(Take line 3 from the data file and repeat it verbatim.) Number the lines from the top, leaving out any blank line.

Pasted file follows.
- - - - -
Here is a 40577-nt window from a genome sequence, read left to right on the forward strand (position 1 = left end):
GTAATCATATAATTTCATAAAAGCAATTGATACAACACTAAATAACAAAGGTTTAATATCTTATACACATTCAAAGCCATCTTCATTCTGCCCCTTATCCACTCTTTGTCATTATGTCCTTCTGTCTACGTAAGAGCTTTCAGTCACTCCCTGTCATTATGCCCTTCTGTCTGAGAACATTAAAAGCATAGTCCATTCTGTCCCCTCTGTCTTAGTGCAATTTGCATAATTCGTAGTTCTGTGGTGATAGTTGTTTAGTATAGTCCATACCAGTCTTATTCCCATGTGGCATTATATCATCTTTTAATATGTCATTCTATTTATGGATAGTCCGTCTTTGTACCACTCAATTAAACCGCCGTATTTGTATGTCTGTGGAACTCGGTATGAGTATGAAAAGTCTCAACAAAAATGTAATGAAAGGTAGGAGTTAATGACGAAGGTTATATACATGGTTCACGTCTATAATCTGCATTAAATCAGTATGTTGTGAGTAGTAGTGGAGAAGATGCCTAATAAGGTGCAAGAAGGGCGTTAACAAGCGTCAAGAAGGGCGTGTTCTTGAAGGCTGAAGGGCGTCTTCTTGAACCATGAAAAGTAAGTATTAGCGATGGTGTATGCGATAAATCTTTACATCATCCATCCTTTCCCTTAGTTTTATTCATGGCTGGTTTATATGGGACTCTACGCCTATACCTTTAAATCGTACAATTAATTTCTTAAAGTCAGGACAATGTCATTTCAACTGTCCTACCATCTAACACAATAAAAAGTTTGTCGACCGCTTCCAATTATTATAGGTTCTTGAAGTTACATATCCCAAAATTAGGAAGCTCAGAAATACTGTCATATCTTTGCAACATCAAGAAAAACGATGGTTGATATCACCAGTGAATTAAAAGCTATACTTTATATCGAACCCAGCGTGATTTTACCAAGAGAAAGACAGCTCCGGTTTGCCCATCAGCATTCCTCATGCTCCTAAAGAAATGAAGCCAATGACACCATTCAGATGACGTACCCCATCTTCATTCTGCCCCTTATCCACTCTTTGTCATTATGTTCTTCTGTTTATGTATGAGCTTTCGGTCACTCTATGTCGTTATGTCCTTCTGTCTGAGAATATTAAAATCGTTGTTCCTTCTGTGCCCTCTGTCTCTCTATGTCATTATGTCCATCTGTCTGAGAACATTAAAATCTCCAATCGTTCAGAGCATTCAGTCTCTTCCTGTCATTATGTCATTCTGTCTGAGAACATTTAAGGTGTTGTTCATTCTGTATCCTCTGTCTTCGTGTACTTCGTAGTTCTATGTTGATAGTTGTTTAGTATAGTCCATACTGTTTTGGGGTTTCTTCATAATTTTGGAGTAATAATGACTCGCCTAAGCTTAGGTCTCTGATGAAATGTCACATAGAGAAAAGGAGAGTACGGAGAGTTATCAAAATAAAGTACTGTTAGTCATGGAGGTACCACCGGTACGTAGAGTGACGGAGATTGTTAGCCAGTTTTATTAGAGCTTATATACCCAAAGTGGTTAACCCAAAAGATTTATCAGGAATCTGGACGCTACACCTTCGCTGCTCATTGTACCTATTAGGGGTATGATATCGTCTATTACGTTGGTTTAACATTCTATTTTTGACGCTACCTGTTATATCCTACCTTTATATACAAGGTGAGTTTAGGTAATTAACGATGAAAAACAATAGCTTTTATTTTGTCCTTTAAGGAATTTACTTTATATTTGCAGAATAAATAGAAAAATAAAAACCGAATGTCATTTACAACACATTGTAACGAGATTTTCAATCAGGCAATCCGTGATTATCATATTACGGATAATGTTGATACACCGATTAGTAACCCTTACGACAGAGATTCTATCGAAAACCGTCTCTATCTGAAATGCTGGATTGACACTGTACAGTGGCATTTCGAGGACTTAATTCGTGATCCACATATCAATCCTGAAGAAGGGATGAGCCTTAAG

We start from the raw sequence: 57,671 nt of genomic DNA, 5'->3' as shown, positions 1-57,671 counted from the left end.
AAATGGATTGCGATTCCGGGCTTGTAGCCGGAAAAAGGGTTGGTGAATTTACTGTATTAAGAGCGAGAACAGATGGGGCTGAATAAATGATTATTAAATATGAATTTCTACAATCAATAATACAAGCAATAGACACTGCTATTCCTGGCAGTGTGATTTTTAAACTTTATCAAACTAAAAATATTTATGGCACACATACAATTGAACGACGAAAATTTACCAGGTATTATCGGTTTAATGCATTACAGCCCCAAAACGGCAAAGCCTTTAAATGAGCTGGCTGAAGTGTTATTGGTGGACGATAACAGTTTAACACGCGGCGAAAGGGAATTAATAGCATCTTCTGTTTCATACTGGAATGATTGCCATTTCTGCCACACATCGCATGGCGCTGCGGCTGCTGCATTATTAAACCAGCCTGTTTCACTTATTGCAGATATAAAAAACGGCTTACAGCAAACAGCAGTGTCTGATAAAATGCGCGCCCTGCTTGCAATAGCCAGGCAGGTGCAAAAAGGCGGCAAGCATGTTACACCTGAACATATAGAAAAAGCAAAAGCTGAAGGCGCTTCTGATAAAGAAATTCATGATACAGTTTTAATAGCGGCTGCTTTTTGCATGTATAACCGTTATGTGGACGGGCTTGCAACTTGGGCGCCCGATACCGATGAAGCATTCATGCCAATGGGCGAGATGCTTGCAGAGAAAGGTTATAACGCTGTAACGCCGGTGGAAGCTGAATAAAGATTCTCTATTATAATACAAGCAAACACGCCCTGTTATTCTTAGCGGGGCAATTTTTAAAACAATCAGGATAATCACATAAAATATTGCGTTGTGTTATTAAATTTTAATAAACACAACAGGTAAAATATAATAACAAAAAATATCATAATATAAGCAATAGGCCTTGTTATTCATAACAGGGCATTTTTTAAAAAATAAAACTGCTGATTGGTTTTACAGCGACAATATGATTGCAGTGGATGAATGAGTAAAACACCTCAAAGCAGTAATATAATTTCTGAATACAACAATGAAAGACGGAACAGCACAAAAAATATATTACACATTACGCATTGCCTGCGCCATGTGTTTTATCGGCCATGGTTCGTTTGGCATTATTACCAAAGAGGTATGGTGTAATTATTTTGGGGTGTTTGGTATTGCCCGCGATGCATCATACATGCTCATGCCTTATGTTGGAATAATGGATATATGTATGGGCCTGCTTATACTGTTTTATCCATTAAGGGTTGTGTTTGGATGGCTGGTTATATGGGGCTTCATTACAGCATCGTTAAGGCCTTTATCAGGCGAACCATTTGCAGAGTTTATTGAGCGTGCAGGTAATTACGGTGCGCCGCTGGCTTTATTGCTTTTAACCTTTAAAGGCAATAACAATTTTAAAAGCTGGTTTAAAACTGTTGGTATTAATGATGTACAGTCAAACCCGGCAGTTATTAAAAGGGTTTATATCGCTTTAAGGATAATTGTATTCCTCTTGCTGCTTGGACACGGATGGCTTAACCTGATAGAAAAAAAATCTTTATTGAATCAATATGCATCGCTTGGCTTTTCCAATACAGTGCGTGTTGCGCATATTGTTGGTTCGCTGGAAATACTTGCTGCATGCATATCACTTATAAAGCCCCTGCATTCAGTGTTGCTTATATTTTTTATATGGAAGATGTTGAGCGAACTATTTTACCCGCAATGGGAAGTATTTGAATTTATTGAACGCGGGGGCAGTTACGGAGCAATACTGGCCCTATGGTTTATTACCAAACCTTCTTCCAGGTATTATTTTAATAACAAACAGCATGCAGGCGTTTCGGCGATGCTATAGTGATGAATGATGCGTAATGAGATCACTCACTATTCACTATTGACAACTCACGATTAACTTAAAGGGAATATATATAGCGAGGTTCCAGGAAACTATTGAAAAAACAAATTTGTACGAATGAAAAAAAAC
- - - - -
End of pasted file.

We start from the raw sequence: 57,671 nt of genomic DNA, 5'->3' as shown, positions 1-57,671 counted from the left end.